In the turmoil that has erupted in Egypt over the past weeks, there is much speculation of what the government is going to look like post-Mubarak. I, along with many others, think its going to be far more democratic, and a new government will be formed with parties from all aspects of Egyptian society.
What many in the U.S. have picked up on is the "threat" of the Muslim Brotherhood; an opposition political party. Newt Gingrich, a prominent conservative and former House Speaker, certainly thinks the Muslim Brotherhood is a threat and turn America into an Islamic state too. He said the same of Turkey's AKP.
Both are not true. This, yet another wrong and misleading comment coming from someone who most likely will run for president. Even if he doesn't run, a national leader shouldn't make comments where he is so ill-informed in foreign policy.
Let me explain why he is wrong.
There are many mixed perceptions of the Muslim Brotherhood. Yes, they have committed acts of violence in the past and is an Islamic rooted party. Fast forward to the present day. Yes, they may still have an extremist wing which is a legitimate security concern. But now I ask, what political party doesn't have an extremist wing? If the Muslim Brotherhood is to lead Egypt, it will have to create a coalition. The party alone cannot with the election; there is just not enough support. If they are to get a figure to the presidency, they will have to negotiate with the secular forces in Egypt. This will moderate the Muslim Brotherhood if they are to stay in power. That is a fact for all politics. I highly doubt that the majority of the Egyptian people, especially the youth, want a state like Iran. Its just not going to happen.
Another reason why so many are 'terrified' of the Muslim Brotherhood is because their stance on Israel and the U.S. Yes, they are no Mubarak. People have to come to terms with the fact they are an Islamic rooted party. That's not always the end of the world. By a recent opinion poll, the majority of the Egyptians don't like us anyway! So we already lost that battle. Also, per the Camp David Accords, a continued peace with Israel means massive funding and aid to the army and the government. If a Muslim Brotherhood figure (lets say they get to the presidency) were to not honor the accords; the army would be up in arms (no pun intended) and I am sure many would be displeased with the lack of funding and possible U.S. trade sanctions. The same goes for the Suez Canal; its not in Egypt's interests to change its Israeli or its U.S. policy. It would undermine their security and clout in the region.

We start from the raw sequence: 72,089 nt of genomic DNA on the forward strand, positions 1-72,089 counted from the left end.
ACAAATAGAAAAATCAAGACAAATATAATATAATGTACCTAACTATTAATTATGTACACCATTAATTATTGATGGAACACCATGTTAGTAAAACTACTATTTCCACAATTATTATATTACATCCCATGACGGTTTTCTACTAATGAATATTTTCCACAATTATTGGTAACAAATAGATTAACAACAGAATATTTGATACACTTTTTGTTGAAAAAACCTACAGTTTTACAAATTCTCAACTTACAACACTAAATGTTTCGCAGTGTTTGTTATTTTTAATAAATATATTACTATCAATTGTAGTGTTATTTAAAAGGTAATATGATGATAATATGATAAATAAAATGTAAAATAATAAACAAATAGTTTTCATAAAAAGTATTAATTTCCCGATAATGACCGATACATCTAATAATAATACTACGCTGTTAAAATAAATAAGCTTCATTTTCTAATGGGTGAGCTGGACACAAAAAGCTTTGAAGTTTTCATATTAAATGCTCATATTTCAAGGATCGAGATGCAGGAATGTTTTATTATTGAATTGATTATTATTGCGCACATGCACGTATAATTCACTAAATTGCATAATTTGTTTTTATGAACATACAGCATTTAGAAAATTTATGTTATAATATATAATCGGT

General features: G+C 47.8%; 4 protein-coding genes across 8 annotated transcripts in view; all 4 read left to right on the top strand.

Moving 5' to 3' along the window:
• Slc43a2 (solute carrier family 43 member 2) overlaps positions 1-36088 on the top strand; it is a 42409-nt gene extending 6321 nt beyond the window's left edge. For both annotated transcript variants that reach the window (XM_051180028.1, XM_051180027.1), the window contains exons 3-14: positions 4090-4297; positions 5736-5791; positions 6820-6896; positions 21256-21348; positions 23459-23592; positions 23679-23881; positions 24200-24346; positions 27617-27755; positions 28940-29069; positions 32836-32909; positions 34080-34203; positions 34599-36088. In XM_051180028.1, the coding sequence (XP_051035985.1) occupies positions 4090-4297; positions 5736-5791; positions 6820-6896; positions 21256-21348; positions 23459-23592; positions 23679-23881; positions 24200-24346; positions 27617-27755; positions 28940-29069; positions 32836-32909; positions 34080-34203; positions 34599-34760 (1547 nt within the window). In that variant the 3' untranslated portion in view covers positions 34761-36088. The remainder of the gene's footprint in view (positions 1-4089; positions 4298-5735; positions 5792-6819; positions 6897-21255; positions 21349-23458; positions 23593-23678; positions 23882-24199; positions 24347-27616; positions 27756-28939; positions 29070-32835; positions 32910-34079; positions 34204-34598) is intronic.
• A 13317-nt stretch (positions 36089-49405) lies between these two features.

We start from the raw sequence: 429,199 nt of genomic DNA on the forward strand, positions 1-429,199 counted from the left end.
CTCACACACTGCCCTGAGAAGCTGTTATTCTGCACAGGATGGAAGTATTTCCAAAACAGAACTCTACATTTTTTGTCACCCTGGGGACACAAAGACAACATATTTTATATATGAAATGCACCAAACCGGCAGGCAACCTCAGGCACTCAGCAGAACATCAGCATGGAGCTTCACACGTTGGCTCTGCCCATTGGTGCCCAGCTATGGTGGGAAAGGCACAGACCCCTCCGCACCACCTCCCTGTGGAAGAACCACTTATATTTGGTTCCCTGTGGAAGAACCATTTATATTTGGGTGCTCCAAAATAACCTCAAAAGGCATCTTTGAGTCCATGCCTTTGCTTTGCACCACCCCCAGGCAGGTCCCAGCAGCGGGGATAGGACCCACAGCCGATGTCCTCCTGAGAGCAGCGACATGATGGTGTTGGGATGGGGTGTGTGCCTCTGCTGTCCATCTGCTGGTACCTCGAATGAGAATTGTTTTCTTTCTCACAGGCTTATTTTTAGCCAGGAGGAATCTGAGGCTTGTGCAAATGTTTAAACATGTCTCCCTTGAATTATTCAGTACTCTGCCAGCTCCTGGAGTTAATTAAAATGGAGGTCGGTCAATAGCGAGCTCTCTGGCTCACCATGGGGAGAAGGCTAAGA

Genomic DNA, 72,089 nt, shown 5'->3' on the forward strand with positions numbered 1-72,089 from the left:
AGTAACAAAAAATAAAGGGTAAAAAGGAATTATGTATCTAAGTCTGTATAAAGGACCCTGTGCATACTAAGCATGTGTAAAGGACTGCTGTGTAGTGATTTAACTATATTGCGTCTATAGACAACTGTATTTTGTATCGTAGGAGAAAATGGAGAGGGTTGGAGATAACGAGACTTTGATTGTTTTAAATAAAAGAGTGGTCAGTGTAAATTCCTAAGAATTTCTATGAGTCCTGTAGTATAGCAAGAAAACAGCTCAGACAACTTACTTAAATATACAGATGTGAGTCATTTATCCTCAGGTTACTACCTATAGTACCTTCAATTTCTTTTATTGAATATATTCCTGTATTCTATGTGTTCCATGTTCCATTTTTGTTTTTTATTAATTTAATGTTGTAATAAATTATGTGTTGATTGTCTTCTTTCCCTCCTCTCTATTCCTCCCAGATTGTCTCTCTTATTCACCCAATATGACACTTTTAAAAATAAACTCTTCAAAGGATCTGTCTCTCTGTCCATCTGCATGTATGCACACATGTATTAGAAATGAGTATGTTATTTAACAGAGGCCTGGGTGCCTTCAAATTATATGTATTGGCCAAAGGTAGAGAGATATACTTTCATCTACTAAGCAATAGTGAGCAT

If the Muslim Brotherhood ascends to the presidency, it may actually be good for the U.S. A working relationship with a moderated but still conservative Muslim Brotherhood could show the world that we can work with Islamic rooted parties. Though the relationship with Turkey's AKP is a more complicated story (one for another time), it may boost our points with the Middle East. It also show's the world we're willing to work with others we may not see face-to-face with. Cooperation is the word.
So the Muslim Brotherhood isn't the end of the world. Yes, we won't have an ally like Mubarak, but its no end game by far.
Now on to the second part of this post: the protests are helping the War on Terror.
Why does terrorism happen?
Well that's a big question. One reason, which I saw through my class on the Middle East last semester, is because people's governments do not respond to their needs. In Egypt and Tunisia, there were no economic reforms for the people. There was massive unemployment. This anger and rage translates into support for groups that are radical (or want to overthrow the government) or in some cases, the people join radical organizations to secure a better future.
These protests are making the government listen up and reform. In the Tunisian case, the president straight up left. Reforms to encourage a healthy economy and happy people have the potential to make radical organizations seem, well, radical. People like to do well, and violent change often doesn't appeal with those who like the status quo. If the people of the Middle East succeed in making their governments listen and these reforms give more freedoms, and stimulate the economies; it could be a help to curbing radicalization and thus terrorism. The War on Terrorism is a war on ideas and minds. To make terror unappealing is to make one's people happy. Good government is a responsive and fair government. These protests are just what the region needed to cleanse devastating policies.